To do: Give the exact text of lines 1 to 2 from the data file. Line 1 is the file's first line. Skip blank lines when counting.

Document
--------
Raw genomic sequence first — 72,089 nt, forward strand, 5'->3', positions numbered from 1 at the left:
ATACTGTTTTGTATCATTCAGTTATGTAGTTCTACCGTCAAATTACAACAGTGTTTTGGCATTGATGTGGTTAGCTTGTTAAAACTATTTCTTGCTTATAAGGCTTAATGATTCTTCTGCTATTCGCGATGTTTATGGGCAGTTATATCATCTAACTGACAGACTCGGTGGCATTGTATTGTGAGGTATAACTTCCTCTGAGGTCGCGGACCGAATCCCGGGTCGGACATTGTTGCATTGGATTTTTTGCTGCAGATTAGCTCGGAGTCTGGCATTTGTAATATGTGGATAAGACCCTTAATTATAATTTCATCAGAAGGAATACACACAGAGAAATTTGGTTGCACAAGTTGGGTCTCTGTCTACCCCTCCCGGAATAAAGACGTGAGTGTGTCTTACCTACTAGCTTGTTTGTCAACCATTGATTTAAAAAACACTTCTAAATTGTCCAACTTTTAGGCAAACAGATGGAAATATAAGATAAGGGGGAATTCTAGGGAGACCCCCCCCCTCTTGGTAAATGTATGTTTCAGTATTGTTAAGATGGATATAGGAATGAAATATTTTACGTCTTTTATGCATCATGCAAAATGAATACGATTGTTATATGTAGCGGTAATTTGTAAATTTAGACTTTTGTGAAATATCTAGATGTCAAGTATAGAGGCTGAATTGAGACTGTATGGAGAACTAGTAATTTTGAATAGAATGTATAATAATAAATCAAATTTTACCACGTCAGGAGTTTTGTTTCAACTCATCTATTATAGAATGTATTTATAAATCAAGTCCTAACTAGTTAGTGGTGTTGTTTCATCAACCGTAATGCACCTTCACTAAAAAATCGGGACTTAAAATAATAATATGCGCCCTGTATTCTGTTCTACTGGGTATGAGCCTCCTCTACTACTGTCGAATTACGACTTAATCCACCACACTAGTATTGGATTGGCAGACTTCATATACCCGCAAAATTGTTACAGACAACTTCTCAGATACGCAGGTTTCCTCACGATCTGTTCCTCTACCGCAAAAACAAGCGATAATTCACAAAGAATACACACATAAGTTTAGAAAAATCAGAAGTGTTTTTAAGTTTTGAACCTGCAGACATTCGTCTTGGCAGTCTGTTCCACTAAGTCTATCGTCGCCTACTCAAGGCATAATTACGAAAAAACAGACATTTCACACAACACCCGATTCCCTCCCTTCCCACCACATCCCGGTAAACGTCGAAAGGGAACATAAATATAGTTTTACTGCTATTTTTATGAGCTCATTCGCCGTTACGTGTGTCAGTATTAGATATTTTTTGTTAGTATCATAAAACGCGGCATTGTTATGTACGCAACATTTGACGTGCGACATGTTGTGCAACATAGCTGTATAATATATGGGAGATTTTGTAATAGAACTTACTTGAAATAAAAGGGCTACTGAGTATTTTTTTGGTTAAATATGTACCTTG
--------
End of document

Raw genomic sequence first — 72,089 nt, forward strand, 5'->3', positions numbered from 1 at the left:
ATACTGTTTTGTATCATTCAGTTATGTAGTTCTACCGTCAAATTACAACAGTGTTTTGGCATTGATGTGGTTAGCTTGTTAAAACTATTTCTTGCTTATAAGGCTTAATGATTCTTCTGCTATTCGCGATGTTTATGGGCAGTTATATCATCTAACTGACAGACTCGGTGGCATTGTATTGTGAGGTATAACTTCCTCTGAGGTCGCGGACCGAATCCCGGGTCGGACATTGTTGCATTGGATTTTTTGCTGCAGATTAGCTCGGAGTCTGGCATTTGTAATATGTGGATAAGACCCTTAATTATAATTTCATCAGAAGGAATACACACAGAGAAATTTGGTTGCACAAGTTGGGTCTCTGTCTACCCCTCCCGGAATAAAGACGTGAGTGTGTCTTACCTACTAGCTTGTTTGTCAACCATTGATTTAAAAAACACTTCTAAATTGTCCAACTTTTAGGCAAACAGATGGAAATATAAGATAAGGGGGAATTCTAGGGAGACCCCCCCCCTCTTGGTAAATGTATGTTTCAGTATTGTTAAGATGGATATAGGAATGAAATATTTTACGTCTTTTATGCATCATGCAAAATGAATACGATTGTTATATGTAGCGGTAATTTGTAAATTTAGACTTTTGTGAAATATCTAGATGTCAAGTATAGAGGCTGAATTGAGACTGTATGGAGAACTAGTAATTTTGAATAGAATGTATAATAATAAATCAAATTTTACCACGTCAGGAGTTTTGTTTCAACTCATCTATTATAGAATGTATTTATAAATCAAGTCCTAACTAGTTAGTGGTGTTGTTTCATCAACCGTAATGCACCTTCACTAAAAAATCGGGACTTAAAATAATAATATGCGCCCTGTATTCTGTTCTACTGGGTATGAGCCTCCTCTACTACTGTCGAATTACGACTTAATCCACCACACTAGTATTGGATTGGCAGACTTCATATACCCGCAAAATTGTTACAGACAACTTCTCAGATACGCAGGTTTCCTCACGATCTGTTCCTCTACCGCAAAAACAAGCGATAATTCACAAAGAATACACACATAAGTTTAGAAAAATCAGAAGTGTTTTTAAGTTTTGAACCTGCAGACATTCGTCTTGGCAGTCTGTTCCACTAAGTCTATCGTCGCCTACTCAAGGCATAATTACGAAAAAACAGACATTTCACACAACACCCGATTCCCTCCCTTCCCACCACATCCCGGTAAACGTCGAAAGGGAACATAAATATAGTTTTACTGCTATTTTTATGAGCTCATTCGCCGTTACGTGTGTCAGTATTAGATATTTTTTGTTAGTATCATAAAACGCGGCATTGTTATGTACGCAACATTTGACGTGCGACATGTTGTGCAACATAGCTGTATAATATATGGGAGATTTTGTAATAGAACTTACTTGAAATAAAAGGGCTACTGAGTATTTTTTTGGTTAAATATGTACCTTG